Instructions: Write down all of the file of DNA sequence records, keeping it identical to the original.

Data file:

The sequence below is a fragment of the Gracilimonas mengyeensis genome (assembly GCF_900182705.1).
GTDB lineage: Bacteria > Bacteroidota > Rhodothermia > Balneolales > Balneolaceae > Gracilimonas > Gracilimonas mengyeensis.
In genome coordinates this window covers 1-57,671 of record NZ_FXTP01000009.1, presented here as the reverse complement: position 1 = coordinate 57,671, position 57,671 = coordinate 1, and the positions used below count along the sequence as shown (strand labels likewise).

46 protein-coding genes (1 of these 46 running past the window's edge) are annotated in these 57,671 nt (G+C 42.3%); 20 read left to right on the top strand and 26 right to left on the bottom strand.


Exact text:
The sequence below is a fragment of the Gracilimonas mengyeensis genome (assembly GCF_900182705.1).
GTDB lineage: Bacteria > Bacteroidota > Rhodothermia > Balneolales > Balneolaceae > Gracilimonas > Gracilimonas mengyeensis.
In genome coordinates this window covers 1-57,671 of record NZ_FXTP01000009.1, presented here as the reverse complement: position 1 = coordinate 57,671, position 57,671 = coordinate 1, and the positions used below count along the sequence as shown (strand labels likewise).

46 protein-coding genes (1 of these 46 running past the window's edge) are annotated in these 57,671 nt (G+C 42.3%); 20 read left to right on the top strand and 26 right to left on the bottom strand.